• Read IGES Solid (reads Manifold Solid Boundary Objects)
  • Write Free Edges
  • Write Trimmed Surfaces
  • Write All Surfaces as Spline Surfaces (IGES 128)
  • Write All Curves as Spline Curves (IGES 126)
  • Solid Output Type – Surfaces, Solids or Wireframes



What are some examples of how to use these settings? Let’s say you just received a file from a customer and nothing is showing up; that would be a good time to turn on all the switches (such as Read Free Edges) to make sure the file is really empty, and when you open it in TransMagic, from the Right Button Menu, do a Show > Show All. Then Zoom All, because most of us have seen cases where the geometry was off the screen, and a zoom all will let you see it.




Solid Output Type – You may have noticed from the list above that IGES is capable of creating solids; it’s true, but not used very often. However it does give you one more tool to try if your customer can write IGES Solids, and you can read them.






Fig. 3. – PMI output visible in IGES as edges.



Write Free Edges – Why would you want to do that? You might be getting a file to a customer who is working with some somewhat old software which can only take IGES files, and they want to be able to view PMI (Product & Manufacturing Information).




Now, TransMagic has the ability to Read PMI, write PMI to JT and 3D PDF, and if desired, write that PMI out to graphical edges, so that anyone who can open an IGES file (or any other CAD file) can read it.




The bottom line is that settings can be massively important when bringing in problematic CAD data, as well as when moving data from one CAD system to another.




Once you get settings the way you want them, you can save them to a file by using Help > Export Settings File.









The Problems with IGES



IGES was developed very rapidly, at least partially due to the limited scope of the specification. And though it was a great first effort towards a neutral CAD exchange format, as soon as it was in the hands of users everywhere, weaknesses were exposed. These weaknesses included:


Flavorings – Flavorings refers to the inclusion of several ways to capture and interpret the same information, creating unnecessary ambiguity.


File Size – Large IGES files took long periods of time to process.


Lack of Formal Information Modeling – Doubtlessly one of the reasons IGES went so fast was also a shortcoming; the lack of a disciplined architecture, something STEP later addressed with  EXPRESS and CDIMs.


Upward Compatibility – Each succeeding IGES generation needed processors to remain compatible with earlier IGES builds, making upward compatibility difficult.


Inability to Capture Complete Product Data – Is the circle shown in the IGES file the edge of a part or a hole? There was a recognized need for more understanding of what the lines, circles and arcs actually represented. This need to fully understand the design soon grew encompass MBD and PMI, which is becoming mainstream today.


Subsetting – It is possible to only partially implement IGES, a tactic employed by some vendors, which hurt the exchangability between systems.






Additional Issues with IGES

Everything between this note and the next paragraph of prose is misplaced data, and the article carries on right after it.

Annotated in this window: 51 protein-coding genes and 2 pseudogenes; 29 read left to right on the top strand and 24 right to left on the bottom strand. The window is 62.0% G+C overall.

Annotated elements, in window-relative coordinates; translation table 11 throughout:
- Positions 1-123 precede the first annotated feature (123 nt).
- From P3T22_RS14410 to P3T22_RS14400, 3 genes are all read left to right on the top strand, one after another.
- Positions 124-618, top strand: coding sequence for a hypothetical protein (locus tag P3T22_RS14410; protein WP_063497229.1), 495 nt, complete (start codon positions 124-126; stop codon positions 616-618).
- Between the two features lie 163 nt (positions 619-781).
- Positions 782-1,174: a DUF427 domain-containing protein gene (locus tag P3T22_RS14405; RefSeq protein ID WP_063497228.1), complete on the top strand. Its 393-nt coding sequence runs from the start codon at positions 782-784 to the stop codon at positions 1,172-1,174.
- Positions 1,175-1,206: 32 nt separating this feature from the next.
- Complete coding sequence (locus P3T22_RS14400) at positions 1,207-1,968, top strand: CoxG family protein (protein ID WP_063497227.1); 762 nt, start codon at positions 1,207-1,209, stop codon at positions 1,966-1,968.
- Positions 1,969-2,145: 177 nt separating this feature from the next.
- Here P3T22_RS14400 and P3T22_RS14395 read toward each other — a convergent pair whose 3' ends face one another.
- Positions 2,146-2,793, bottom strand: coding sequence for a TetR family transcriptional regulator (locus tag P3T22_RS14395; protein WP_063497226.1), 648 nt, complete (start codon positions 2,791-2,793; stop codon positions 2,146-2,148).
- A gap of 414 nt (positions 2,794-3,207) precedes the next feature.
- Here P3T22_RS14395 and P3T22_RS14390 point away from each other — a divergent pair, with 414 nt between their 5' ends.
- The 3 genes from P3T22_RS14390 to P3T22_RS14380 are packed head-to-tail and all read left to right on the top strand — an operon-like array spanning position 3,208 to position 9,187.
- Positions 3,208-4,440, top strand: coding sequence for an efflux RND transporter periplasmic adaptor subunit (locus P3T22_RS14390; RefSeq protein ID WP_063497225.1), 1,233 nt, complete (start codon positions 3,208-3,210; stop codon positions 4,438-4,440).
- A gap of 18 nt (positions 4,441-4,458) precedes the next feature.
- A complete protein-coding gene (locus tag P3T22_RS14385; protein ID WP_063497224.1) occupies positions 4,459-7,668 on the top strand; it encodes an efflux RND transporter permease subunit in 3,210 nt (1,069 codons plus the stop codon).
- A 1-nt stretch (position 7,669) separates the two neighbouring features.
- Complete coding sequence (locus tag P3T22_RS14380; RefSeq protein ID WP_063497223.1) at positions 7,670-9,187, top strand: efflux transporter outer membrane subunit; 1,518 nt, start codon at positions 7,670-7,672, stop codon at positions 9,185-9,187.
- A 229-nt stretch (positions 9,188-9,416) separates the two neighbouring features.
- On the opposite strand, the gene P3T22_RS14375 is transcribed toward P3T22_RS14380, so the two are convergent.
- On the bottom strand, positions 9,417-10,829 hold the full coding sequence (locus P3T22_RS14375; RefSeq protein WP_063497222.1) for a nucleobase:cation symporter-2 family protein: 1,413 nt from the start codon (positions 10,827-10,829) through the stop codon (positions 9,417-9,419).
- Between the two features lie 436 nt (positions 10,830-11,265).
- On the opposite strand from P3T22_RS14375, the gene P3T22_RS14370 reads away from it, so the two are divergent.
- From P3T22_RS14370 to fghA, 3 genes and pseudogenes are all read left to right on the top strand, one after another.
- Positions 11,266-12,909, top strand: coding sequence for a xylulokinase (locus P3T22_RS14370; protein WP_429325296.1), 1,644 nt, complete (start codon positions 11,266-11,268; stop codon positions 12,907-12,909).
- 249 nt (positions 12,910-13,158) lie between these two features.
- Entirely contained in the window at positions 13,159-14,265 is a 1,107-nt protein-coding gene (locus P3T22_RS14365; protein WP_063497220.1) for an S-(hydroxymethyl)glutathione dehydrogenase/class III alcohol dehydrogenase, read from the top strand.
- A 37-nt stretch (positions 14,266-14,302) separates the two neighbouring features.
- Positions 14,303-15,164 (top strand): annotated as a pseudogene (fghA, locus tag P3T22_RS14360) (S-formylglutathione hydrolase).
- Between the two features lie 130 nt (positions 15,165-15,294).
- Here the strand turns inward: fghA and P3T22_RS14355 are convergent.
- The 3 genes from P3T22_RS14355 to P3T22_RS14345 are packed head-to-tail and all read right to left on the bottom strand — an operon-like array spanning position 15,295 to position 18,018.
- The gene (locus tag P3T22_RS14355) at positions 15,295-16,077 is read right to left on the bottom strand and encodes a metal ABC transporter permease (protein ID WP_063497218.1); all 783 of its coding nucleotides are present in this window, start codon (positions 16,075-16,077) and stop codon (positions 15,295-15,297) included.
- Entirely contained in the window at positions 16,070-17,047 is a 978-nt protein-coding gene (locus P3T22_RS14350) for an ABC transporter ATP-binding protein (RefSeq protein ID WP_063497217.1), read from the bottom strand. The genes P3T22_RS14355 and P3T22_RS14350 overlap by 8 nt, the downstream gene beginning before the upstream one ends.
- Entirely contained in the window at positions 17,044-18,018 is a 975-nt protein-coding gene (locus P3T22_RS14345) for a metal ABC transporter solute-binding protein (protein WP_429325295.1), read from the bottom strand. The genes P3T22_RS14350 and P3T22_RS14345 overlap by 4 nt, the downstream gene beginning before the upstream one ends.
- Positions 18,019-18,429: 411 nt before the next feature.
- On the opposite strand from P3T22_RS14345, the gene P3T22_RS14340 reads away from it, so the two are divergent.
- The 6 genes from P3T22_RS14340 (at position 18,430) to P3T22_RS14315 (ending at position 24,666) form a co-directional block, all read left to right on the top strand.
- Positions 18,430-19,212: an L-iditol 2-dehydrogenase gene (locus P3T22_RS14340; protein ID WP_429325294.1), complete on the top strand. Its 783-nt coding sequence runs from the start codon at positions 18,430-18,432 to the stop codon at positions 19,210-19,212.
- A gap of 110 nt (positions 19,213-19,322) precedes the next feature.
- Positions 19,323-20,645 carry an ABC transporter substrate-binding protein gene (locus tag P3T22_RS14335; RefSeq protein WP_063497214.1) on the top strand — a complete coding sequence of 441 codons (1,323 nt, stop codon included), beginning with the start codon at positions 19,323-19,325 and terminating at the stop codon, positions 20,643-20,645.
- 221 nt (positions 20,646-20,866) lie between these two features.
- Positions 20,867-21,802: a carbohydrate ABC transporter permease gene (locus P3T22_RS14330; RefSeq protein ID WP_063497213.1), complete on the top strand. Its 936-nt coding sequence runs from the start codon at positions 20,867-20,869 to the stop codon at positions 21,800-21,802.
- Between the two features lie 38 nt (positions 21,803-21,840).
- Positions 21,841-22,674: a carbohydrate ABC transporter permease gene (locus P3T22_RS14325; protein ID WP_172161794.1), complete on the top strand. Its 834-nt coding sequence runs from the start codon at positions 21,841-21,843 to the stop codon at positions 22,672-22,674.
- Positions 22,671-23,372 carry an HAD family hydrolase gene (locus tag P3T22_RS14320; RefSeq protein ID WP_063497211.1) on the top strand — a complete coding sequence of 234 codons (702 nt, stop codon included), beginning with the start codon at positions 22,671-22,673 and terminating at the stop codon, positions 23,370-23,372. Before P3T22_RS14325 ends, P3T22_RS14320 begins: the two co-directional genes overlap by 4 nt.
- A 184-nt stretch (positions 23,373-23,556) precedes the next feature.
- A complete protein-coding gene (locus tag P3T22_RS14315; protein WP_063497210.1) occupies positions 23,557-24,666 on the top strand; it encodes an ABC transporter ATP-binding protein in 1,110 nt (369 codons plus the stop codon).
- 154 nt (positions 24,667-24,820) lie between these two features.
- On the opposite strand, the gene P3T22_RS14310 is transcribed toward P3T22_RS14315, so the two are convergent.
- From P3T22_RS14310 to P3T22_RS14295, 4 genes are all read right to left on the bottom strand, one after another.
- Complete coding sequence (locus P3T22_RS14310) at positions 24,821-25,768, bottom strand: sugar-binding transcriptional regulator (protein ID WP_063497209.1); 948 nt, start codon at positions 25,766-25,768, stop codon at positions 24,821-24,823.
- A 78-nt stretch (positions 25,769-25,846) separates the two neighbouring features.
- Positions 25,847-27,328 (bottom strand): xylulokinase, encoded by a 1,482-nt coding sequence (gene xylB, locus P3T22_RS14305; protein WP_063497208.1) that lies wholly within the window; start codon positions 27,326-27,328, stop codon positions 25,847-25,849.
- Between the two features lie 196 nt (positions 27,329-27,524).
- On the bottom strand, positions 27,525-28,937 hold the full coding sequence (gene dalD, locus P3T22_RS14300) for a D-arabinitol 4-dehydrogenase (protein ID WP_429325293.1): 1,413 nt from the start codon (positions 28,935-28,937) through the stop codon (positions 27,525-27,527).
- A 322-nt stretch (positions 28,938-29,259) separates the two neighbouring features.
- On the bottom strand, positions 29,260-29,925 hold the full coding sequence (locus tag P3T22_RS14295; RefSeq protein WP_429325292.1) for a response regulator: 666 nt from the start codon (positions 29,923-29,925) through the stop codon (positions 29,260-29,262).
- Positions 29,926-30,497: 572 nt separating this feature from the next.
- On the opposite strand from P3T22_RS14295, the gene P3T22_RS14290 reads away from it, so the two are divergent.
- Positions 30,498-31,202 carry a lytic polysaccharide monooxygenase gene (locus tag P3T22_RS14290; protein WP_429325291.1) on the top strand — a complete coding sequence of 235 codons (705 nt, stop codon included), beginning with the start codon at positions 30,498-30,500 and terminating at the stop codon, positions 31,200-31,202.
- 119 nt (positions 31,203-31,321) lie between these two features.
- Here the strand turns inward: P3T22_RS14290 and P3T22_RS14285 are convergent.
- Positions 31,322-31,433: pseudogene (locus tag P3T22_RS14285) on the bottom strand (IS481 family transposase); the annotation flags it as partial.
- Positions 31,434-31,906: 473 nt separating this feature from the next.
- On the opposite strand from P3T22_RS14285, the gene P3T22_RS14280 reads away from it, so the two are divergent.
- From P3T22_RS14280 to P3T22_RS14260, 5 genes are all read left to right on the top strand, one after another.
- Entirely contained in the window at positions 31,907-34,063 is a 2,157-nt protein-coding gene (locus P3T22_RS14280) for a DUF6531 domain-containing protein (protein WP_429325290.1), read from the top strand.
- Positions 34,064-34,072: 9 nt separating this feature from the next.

Some time ago I wrote Six Reasons to Avoid IGES. I will briefly summarize those points here:





  • IGES is Old – IGES began in 1980 and the last official version of IGES was release in 1996. By comparison, STEP is still being revised today.
  • IGES Geometry is not as ‘Information Rich’ as Solid Geometry – The vast majority of IGES files are surface models, which have no mass properties, surface area, are difficult to dimension, and do not support notes and tools to add manufacturing information to the file.
  • IGES files are Difficult to Edit – Ever try to edit a surface? Once you’ve been spoiled by editing solid models, going back to surfaces is difficult.
  • IGES cannot carry MBD / PMI Data – The design and manufacturing world is slowly shifting towards MBD (Model-Based Definition) to define all aspects of the design in the CAD model. This includes PMI (Product and Manufacturing Information) which lets users see dimensions, GD&T, and notes right on the 3D model. MBD allows for all the information to be in one place, rather than split into two places (models and drawings), thus eliminating the risk of having out-of-sync data which could lead to manufacturing errors.
  • Downstream Applications Prefer Solid Models – This would include Machining, FEA, 3D Printing, etc.
  • IGES files often need to be Repaired – IGES are almost always surfaces, and surfaces do not know about neighboring surfaces, and gaps between surfaces can easily develop during translations and other operations. Solid are inherently solid and watertight.



Many of the shortcomings of IGES were resolved in STEP, a standard which continues to evolve even today. The vast majority of the time, you’re going to get better results with STEP than you will with IGES.




Nevertheless, we honor the CAD heroes who took the first bold steps into the unknown back in 1978 to develop what would soon become IGES, because IGES solved a multitude of exchange problems and ultimately made STEP possible.






The CAD Format Ladder





Figure 4 – CAD Format Ladder



There is a hierarchy to CAD formats, and the ideal is to prefer the native format, then the geometric modeling kernel, then STEP, and last of all, IGES. You can read more about this hierarchy in The CAD Format Ladder. Many companies do not embrace this hierarchy because it is just not feasible to have all CAD systems and versions in-house; but TransMagic gives you the freedom to read and write more formats, and so can become your hub for 3D CAD interchange.




A free trial is available here. This version will open all major CAD and polygonal formats, but only writes polygonal formats; so if you need the ability to write CAD formats, once your eval has started, you can email license@TransMagic.com and request an upgrade to Expert.